This post comes from Curt Johnson, Executive Director of the Save the Sound program.
I have menhaden to thank for a magical day back in August.
One day back in August, I arrived at the dock in my hometown on the coast of Long Island Sound to find a stunning great blue heron. The magnificent bird stood stock still until it thrust its head upwards and I spotted a small, silvery fish held tight in its bill. I loaded my boat up with fishing gear and started rowing my way into the Sound. On my journey I spotted a female osprey flying overhead, laden with an adult silvery fish, which I recognized as menhaden.
I found a calm spot to drift. With my second cast boom, I received a surprise. I still recall the thrill of a 12-pound bluefish dragging my rowboat around the reef during a charged 15-minute light-gear struggle. Unlike the other bluefish I encountered that day, this one was special: it didn’t get away!
As I scaled the bluefish, an abundance of silverside and mummichog fish gathered around to feast on the scraps of my catch. After I’d cut off the first fillet, I notice the gut of bluefish was packed with pieces of menhaden.
It’s not a stretch to say that an abundance of menhaden created the day’s magic. The foot-long adult menhaden fed the mother osprey and her babies. The year’s young menhaden, just a few inches long, darkened the river and grabbed the attention of that great blue heron. Their abundance allowed other little silversides and mummichog schools to swell, preventing them from being fed down by other species, helping restore balance in the local ecosystem.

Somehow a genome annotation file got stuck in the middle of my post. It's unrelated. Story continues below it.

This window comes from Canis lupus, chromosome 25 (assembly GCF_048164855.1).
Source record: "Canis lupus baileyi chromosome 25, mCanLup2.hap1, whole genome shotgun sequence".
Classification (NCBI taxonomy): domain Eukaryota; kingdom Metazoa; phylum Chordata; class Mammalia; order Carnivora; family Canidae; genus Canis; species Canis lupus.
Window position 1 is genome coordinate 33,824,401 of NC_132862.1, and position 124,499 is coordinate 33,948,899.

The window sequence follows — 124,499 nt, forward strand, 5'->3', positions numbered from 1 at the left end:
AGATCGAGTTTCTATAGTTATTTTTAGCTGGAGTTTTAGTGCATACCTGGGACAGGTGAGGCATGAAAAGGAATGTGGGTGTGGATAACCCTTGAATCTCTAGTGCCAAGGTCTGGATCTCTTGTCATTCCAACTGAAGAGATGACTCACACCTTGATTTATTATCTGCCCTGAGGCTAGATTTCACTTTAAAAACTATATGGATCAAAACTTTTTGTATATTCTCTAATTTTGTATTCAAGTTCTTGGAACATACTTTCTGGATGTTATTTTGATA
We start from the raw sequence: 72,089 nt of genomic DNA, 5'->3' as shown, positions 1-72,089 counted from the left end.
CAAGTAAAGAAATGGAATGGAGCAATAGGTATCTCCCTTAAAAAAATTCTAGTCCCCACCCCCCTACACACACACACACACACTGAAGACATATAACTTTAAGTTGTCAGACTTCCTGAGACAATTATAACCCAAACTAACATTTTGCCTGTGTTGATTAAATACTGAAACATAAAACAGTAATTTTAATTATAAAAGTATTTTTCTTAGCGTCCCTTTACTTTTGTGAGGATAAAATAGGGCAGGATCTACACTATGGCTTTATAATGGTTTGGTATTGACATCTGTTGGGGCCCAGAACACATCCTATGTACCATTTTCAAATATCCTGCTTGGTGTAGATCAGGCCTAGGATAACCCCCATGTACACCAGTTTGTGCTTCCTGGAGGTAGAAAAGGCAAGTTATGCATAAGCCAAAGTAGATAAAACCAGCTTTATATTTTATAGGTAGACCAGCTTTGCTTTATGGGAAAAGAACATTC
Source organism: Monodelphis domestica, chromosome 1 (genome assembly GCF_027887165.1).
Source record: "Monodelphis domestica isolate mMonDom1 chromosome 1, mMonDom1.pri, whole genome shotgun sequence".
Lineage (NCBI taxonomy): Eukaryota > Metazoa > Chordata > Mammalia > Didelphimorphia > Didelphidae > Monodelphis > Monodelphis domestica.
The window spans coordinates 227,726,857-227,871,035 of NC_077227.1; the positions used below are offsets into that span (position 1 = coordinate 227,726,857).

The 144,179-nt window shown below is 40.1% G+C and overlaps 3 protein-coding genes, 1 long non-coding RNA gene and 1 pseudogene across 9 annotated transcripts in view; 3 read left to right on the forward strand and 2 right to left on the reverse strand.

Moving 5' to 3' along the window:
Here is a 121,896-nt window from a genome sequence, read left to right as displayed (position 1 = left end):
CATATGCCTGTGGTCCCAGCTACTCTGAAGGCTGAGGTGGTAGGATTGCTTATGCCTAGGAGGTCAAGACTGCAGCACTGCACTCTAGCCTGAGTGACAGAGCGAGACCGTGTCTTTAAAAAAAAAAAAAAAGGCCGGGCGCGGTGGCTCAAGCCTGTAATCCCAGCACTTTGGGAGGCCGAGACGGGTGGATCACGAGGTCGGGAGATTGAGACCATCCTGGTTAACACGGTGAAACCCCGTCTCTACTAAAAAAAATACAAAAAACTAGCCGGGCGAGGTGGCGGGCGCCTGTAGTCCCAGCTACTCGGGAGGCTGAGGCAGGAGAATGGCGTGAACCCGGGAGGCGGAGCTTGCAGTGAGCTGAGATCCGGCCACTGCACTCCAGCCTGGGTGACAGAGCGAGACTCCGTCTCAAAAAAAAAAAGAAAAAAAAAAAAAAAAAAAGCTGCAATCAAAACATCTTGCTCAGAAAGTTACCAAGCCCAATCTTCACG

The menhaden magic was seen at other points during the summer with the return of humpback whales, which have swum into the Sound the past couple years, chasing the adult menhaden.
Abundant nature – it’s what we all wish for. An abundance of menhaden means a resilient web of life for your Sound.
With an abundance of menhaden, the whole ecosystem of the Sound wins – from whales to great blue herons and even tiny silversides. I urge you to join me in telling the Atlantic States Marine Fisheries Commission to support the conservation of menhaden today. Join Save the Sound, and conserve for abundance.
Two ways to take action:
- Submit your comment of support through January 4, 2017
- Attend an upcoming public hearing:
December 14, 2016 at 7:00 p.m.
CT DEEP Boating Education Center
333 Ferry Road, Old Lyme, CT
Four reasons to manage menhaden for abundance:
- More menhaden = more Long Island Sound wildlife! The Long Island Sound wildlife we LOVE–from seals to ospreys, great blue herons to striped bass–feed on menhaden.
- Bring back the whales! Humpback whales have been spotted in the Sound for the past two summers, marking their return for the first time in centuries. They were chasing and feeding on replenished menhaden schools.
- Menhaden are nature’s Long Island Sound filters! These fish filter out floating algae blooms, helping keep your Sound beautiful, healthy, full of oxygen, and free of dead zones.
- Menhaden schools are beautiful. Thousands of little yellow fins sculling along the Sound’s surface make for an amazing sight!
“We are finally saying that we value this fish not just for what it provides when it is taken out of the ocean, but for what it provides when it is kept in the ocean.” – Joseph Gordon, manager of mid-Atlantic Ocean Conservation for the Pew Charitable Trusts, quoted in the New York Times.